由 Gus Iversen
, Editor in Chief | January 08, 2015
From the January 2015 issue of HealthCare Business News magazine
Like any new technology, the cosmetic laser is in a state of rapid development.
Scientific advances allow faster and less invasive procedures and new regulations control who can and cannot operate equipment but, arguably most significant from a business perspective, experience has led to a savvier buying public than in the early days.
“Back then, I was new to all this,” says Vickie Hemphill of Serenity Skin & Laser, in reference to taking the plunge into the cosmetic industry and buying her first laser. “I put my house up for that machine. That machine cost more than my house did. I was a single mom raising two kids and it was a leap of faith for me,” says Hemphill.
With 20 years of experience as a licensed nurse already under her belt, Hemphill saw lasers as an opportunity to learn something new. “I was working in a doctor’s office after a series of hospital centers,” says Hemphill, “He was interested in lasers and asked me to get trained, I said ’sure.’” That was 15 years ago, and a lot has changed since then.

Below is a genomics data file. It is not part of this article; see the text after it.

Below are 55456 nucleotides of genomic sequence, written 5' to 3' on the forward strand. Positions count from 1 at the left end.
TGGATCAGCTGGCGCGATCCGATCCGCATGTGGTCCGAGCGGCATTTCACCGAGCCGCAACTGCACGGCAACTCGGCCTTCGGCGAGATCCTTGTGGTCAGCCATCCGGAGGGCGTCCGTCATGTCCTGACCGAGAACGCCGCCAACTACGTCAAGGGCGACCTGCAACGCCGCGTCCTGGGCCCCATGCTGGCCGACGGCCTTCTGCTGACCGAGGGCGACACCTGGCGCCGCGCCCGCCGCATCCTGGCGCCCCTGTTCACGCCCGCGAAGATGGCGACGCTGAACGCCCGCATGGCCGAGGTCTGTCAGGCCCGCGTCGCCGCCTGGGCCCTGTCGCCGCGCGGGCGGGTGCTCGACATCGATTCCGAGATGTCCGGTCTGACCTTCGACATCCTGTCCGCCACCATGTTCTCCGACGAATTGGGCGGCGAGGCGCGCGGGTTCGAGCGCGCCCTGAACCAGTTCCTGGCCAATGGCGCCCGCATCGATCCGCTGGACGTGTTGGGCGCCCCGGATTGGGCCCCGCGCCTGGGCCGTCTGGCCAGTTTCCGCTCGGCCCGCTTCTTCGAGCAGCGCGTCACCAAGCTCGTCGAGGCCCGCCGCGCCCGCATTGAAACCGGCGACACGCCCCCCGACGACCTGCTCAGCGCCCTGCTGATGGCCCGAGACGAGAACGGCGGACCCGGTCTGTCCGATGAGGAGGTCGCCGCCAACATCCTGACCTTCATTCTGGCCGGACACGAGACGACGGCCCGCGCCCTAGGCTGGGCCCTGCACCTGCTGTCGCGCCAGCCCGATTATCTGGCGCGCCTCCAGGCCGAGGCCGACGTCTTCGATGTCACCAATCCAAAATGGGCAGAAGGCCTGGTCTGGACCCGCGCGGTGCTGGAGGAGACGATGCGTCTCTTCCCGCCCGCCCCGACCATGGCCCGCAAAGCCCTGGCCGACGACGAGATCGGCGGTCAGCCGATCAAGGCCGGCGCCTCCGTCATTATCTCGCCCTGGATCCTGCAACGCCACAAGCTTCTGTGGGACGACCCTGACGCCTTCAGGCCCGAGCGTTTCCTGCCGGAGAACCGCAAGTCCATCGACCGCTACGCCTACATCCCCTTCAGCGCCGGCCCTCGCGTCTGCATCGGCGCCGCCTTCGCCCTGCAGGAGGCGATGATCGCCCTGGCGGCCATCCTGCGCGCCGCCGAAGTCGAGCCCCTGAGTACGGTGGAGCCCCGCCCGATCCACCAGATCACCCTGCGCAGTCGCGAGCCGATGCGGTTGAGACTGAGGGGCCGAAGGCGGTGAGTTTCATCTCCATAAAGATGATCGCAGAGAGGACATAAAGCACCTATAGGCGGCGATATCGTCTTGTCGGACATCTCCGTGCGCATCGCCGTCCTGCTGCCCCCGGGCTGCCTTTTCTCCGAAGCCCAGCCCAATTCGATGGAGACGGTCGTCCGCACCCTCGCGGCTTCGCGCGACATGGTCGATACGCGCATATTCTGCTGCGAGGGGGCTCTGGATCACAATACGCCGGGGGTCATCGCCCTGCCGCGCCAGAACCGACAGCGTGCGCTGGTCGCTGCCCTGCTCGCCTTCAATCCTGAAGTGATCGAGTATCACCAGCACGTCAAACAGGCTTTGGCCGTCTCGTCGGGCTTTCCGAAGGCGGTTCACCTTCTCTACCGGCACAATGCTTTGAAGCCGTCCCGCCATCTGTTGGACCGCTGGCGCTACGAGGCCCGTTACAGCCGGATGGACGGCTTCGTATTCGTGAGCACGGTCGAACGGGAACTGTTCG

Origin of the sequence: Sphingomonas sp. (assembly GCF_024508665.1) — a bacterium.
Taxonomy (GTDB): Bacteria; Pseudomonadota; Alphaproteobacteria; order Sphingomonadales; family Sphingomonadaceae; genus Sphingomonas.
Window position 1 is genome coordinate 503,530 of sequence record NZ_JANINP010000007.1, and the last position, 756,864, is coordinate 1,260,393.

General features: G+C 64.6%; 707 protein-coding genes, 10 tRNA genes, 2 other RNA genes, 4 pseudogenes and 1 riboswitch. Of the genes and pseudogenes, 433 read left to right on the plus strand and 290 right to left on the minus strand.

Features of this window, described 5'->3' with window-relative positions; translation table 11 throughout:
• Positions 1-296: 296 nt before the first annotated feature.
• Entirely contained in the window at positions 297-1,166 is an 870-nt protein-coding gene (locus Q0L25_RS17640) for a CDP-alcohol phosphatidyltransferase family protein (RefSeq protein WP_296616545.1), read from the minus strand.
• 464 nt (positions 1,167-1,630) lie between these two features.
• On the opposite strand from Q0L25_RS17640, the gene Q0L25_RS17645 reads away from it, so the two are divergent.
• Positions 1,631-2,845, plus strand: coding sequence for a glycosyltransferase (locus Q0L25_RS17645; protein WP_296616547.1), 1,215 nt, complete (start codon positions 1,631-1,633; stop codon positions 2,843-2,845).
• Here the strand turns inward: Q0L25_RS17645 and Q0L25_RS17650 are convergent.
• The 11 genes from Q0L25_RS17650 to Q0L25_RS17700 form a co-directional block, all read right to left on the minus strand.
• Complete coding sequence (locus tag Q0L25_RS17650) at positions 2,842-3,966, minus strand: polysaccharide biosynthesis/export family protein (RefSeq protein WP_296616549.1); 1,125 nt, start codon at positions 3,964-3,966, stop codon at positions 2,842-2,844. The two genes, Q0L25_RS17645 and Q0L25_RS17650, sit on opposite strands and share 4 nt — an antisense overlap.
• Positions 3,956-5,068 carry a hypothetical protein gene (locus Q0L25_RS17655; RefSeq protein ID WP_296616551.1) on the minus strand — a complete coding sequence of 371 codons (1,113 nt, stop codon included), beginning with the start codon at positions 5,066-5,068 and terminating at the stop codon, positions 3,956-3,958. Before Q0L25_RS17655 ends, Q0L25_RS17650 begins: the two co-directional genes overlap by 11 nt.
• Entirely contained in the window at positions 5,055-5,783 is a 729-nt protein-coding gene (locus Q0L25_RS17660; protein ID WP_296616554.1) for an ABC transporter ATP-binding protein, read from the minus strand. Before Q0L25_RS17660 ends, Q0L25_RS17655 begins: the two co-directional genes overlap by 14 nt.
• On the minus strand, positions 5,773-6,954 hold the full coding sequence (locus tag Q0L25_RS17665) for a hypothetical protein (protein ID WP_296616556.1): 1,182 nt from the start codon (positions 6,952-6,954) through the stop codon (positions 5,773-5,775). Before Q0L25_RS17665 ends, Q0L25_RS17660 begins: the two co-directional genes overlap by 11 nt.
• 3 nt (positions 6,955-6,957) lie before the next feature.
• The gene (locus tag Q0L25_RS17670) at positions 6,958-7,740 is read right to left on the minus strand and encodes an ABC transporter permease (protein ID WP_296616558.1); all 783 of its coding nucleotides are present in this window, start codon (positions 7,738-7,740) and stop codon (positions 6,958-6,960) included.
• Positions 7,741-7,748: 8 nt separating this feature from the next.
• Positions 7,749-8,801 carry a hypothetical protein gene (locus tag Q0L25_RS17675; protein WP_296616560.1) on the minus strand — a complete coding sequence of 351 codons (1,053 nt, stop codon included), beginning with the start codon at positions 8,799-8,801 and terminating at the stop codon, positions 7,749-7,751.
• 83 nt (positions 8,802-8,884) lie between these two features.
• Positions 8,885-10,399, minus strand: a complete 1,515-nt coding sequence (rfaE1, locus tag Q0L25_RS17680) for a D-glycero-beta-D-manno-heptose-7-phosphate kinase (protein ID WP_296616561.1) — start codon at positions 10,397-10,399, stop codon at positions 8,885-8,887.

More options and less anesthesia
Numed, a well established company in business since 1975 provides a wide range of service options including time & material service, PM only contracts, full service contracts, labor only contracts & system relocation. Call 800 96 Numed for more info.
Fotona has been manufacturing lasers since 1964 — only four years after the technology itself was invented. One of their most recent cosmetic offerings is a system called SP Dynamis; a highly versatile dual wavelength laser that can be used for a variety of aesthetic procedures.
According to Keith Bateman, Fotona’s executive vice president, multiple applications, ease of use, reliability, and improved throughput combined with less invasive treatments, are all benefits typically associated with the latest and greatest in cosmetic lasers. Bateman says these improvements are exemplified in two new procedures performed with the SP Dynamis: NightLase and SmoothLase.
NightLase is a treatment to reduce snoring that requires no anesthesia. “Historically, you would perform uvulopalatoplasty, which is a serious surgical procedure requiring tissue removal,” says Bateman. Performing NightLase with the SP Dynamis treats the soft palate with no pain and no post-operative medication.
“SmoothLase is similar,” says Bateman, “You inter-orally treat wrinkles from inside the mouth without any anesthesia at all and no downtime for the patient.” In the past, Bateman says, these types of wrinkle reductions were achieved with skin resurfacing, where tissue is ablated and recovery time can be significant.
“The industry is growing most rapidly in Western countries,” says Bateman, “but there are also rapidly growing markets in China, Brazil, and several other countries.” His company sells cosmetic lasers in 60 countries worldwide. Abroad, vaginal tightening procedures are booming, he says, including two not marketed in the U.S., IncontiLase and IntimaLase, which are also performed with the SP Dynamis.